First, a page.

7. That's the nature of a single trade. The idea is that your trades altogether will take you in the direction towards greater results. If your system of manufacturing luck isn't working, then I guess you need to find another. I know my system for having interesting, well paying software projects given to me without work to find specific projects is very much related to this approach. It's exhausting but pays off. I know I make more than my buddies at FB, Amazon and Google and I get to do more or less what I want when I want to do it. For now anyway...
  8. pinetboltz


    good stuff, i'd only taken a few comp sci classes way back when (very theoretical approach), so just wondering from your perspective in professional software/tech:

    - in a field like tech, which seems quite meritocratic on the outside, how much does technical expertise matter in one's career? i guess what i'm curious about is, tech looks incredibly competitive where computer scientists are coming out with new algorithms all the time, the hardware is constantly improving, what's trendy in languages/platforms keep on changing, so do people actually try to stay on the 'cutting edge' for their niche by competing on technical skills, or is it more along the lines of, be good enough to get in the door, then establish 'ownership'/take charge of key projects?

    - as schools and universities bring out more and more comp sci graduates every year with the increased enrollments, do you think the field nowadays is becoming more saturated, such that very educated people are sort of pushed into working on smaller and smaller domains of tasks? there was a story some time ago about google and how they have so many highly trained staff that even phds are sometimes pushed into working on seemingly minor items...does it mean in a way technical knowledge has become commoditized of sorts, & the few who rise to the top in tech nowadays did so because of a unique idea/ business model / fundraising capabilities?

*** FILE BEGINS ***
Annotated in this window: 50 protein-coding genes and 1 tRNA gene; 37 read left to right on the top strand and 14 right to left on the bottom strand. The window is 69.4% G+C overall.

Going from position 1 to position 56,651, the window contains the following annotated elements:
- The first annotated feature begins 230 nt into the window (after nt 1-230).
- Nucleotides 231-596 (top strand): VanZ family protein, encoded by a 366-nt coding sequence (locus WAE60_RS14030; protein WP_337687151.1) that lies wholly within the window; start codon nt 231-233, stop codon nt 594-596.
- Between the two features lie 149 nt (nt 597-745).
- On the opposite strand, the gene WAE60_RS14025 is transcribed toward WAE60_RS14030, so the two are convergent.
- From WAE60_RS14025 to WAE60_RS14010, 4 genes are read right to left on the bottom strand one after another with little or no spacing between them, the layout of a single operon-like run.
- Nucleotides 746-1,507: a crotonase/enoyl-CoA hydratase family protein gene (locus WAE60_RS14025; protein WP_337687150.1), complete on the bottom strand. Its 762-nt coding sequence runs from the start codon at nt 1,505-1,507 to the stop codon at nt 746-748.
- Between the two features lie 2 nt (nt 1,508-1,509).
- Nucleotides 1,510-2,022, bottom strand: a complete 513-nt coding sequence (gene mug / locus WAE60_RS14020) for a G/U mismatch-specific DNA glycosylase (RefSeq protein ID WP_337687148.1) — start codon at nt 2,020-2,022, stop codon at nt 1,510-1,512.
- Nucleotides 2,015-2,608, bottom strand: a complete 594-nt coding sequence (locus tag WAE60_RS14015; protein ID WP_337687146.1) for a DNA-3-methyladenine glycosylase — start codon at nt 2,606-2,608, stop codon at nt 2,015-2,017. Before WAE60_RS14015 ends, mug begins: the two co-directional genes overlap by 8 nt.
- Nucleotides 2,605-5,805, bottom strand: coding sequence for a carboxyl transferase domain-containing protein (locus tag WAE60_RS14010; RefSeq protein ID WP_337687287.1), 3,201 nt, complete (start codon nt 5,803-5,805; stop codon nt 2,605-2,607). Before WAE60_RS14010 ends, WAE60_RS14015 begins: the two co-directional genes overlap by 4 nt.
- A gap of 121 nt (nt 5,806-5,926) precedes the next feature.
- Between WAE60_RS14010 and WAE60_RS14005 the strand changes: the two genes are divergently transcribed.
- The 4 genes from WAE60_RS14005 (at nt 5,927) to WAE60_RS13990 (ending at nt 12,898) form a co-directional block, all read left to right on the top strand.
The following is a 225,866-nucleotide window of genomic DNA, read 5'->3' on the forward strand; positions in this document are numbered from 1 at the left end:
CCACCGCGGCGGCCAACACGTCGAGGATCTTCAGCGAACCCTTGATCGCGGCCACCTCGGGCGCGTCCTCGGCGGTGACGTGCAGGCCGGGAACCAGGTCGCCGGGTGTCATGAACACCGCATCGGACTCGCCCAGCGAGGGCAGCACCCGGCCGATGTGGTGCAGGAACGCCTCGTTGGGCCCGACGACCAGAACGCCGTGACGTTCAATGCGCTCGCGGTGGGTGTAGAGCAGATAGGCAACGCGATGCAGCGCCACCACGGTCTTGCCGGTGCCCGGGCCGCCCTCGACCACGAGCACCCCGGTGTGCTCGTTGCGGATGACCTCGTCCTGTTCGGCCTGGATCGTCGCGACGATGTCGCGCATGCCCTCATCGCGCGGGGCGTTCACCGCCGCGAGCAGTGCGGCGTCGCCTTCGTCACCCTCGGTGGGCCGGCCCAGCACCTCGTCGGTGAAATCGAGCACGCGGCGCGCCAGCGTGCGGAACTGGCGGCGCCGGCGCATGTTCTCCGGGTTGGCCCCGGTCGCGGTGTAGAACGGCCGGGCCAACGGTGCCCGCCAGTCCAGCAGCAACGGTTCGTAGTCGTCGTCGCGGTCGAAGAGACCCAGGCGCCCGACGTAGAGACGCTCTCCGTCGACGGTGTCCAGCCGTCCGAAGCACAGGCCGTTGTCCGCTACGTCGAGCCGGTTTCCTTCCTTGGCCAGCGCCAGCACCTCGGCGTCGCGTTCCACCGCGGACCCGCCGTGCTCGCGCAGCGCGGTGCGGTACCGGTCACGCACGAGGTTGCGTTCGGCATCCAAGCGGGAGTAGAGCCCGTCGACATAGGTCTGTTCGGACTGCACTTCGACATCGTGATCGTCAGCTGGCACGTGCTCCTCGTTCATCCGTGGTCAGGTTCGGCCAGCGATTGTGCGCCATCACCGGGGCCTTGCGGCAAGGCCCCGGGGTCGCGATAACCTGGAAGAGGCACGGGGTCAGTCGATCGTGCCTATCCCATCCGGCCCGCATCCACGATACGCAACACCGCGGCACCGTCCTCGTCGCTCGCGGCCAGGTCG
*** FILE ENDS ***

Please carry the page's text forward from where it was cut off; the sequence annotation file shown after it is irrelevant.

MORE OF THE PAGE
9. I'll try to answer...

    Depends how you define career. If you want to get better and better titles, just like every other career it's about marketing yourself so the politics are important. Ownership, managing up, etc.

    If you just want to keep working, then you have to stay on top of technology. Maybe every 2-4 years, completely reinvent the type of technology you are an expert in and really become an expert. The first couple of times it's a pain in the ass but I can promise you that you will make way more money than your buddies if you choose well and it's a lot of fun.

    If my business depended on intelligent people I would do whatever I could to eliminate the risks around it. Sounds like Google is successful at creating a machine that has commoditized their use of intelligent people. The IYI thread might be relevant here. You have very few IYIs (none?) that are successful business people. Even on my projects, I commoditize the difficult parts of it. Being smart is not a prerequisite to success. I think there is research around this.
  10. Also: this is why there is a huge push for companies to have "girls who code" or reduce/eliminate the undergrad requirement. They are tired of paying these nerds all this money and want to lower their wages.
    #10     Mar 14, 2019